CBP Policy Violates United States’ Legal Commitment to Refugees
Washington, D.C.—Human Rights First today called for U.S. government agencies to create stronger treaty compliance oversight with respect to U.S. policies relating to asylum seekers, borders, and migrants. The call came after a report by the Department of Homeland Security’s (DHS) Office of the Inspector General (OIG) found that Border Patrol refers aliens expressing fear of persecution or return to prosecution, and that these referrals may violate U.S. obligations under the 1967 United Nations Protocol Relating to the Status of Refugees.
“Those who seek refuge at our borders are often fleeing violence and persecution in their home countries,” said Human Rights First’s Eleanor Acer. “The U.S. Customs and Border Protection’s ‘Streamline’ program violates the United States’ commitment to protect—and not penalize—those who seek asylum in the United States. These actions violate Article 31 of the Refugee Convention and Protocol, and undermine U.S. global leadership in protecting the persecuted.”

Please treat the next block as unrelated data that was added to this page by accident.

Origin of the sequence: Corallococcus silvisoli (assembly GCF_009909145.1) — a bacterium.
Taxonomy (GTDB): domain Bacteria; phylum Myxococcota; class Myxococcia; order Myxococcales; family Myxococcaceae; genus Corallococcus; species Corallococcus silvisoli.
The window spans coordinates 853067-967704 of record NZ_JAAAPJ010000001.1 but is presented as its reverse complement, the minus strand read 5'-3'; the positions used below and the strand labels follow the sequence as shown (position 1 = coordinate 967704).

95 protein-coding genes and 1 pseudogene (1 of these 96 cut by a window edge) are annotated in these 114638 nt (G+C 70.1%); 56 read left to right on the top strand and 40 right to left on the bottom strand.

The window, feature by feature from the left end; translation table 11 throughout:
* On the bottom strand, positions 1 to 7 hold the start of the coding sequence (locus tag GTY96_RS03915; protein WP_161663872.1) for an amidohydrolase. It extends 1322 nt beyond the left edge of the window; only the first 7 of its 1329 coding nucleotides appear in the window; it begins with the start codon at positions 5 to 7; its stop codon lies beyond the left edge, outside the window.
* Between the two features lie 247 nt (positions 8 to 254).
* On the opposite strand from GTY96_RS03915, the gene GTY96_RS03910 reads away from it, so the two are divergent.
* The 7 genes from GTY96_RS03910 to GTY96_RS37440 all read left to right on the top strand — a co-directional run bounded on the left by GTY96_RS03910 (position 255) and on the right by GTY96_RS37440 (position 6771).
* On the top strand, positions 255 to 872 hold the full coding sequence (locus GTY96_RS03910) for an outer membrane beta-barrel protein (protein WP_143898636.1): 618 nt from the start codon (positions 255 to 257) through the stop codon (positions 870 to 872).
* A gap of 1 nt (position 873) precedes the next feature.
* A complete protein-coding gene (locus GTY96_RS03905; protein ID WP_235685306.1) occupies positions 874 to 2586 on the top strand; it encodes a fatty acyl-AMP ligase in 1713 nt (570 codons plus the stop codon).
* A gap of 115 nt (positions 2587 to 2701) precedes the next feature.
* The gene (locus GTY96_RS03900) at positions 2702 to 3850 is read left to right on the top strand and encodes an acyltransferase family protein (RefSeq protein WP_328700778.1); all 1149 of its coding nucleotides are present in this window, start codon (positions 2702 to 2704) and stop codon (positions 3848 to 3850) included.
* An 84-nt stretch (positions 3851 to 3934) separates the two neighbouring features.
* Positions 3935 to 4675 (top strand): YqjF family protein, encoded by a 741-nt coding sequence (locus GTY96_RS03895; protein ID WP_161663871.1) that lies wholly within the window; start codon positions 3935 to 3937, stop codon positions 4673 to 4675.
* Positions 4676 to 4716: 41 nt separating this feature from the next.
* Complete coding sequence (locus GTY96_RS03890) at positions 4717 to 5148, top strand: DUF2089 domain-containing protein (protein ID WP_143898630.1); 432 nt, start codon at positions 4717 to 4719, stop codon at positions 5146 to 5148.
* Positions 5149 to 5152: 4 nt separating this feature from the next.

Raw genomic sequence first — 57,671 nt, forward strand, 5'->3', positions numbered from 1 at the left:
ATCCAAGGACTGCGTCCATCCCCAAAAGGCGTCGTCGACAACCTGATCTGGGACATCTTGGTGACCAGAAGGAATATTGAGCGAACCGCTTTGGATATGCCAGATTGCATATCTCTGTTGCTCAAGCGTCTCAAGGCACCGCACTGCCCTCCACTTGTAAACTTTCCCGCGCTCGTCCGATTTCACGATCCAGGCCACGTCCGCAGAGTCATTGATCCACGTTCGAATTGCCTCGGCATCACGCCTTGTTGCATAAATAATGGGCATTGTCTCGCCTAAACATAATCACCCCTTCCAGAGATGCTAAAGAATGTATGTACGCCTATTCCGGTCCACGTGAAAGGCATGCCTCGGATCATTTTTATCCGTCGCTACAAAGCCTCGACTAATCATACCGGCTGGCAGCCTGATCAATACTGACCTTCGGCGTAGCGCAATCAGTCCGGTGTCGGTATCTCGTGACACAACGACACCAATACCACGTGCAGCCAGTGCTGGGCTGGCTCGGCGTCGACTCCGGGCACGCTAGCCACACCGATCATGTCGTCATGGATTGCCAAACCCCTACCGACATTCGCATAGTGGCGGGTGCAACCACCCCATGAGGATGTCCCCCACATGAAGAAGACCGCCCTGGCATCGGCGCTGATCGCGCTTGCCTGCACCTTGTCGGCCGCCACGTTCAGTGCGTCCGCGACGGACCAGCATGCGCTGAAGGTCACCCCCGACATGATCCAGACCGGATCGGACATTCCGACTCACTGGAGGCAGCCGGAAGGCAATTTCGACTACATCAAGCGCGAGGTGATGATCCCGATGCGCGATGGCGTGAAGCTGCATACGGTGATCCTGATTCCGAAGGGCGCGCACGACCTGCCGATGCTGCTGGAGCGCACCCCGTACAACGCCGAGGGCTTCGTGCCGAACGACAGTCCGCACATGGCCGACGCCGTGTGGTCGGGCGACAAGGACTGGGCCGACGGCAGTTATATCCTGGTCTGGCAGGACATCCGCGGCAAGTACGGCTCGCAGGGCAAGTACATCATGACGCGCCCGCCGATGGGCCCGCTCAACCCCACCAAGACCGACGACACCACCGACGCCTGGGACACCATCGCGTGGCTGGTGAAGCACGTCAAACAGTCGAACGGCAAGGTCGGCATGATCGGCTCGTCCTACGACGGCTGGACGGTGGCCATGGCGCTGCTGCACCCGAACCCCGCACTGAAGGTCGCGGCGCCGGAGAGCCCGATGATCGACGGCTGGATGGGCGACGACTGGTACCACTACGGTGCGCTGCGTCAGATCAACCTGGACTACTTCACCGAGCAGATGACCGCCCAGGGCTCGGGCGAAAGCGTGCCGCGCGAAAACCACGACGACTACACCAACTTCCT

The OIG report reveals that Border Patrol agents sometimes refer asylum seekers “expressing fear of persecution or return to Streamline prosecution” by the U.S. Department of Justice and concludes that “[u]sing Streamline to refer aliens expressing fear of persecution, prior to determining their refugee status, may violate U.S. obligations under the 1967 United Nations Protocol Relating to the Status of Refugees, which the United States ratified in 1968.”
Human Rights First urges the White House, Department of Homeland Security, and Department of Justice, in coordination with the U.S. Department of State, to immediately create stronger treaty compliance oversight with respect to U.S. policies relating to asylum seekers, borders and migrants, and to immediately adjust policies, like Streamline, that are inconsistent with U.S. commitments under the Refugee Protocol and other human rights conventions.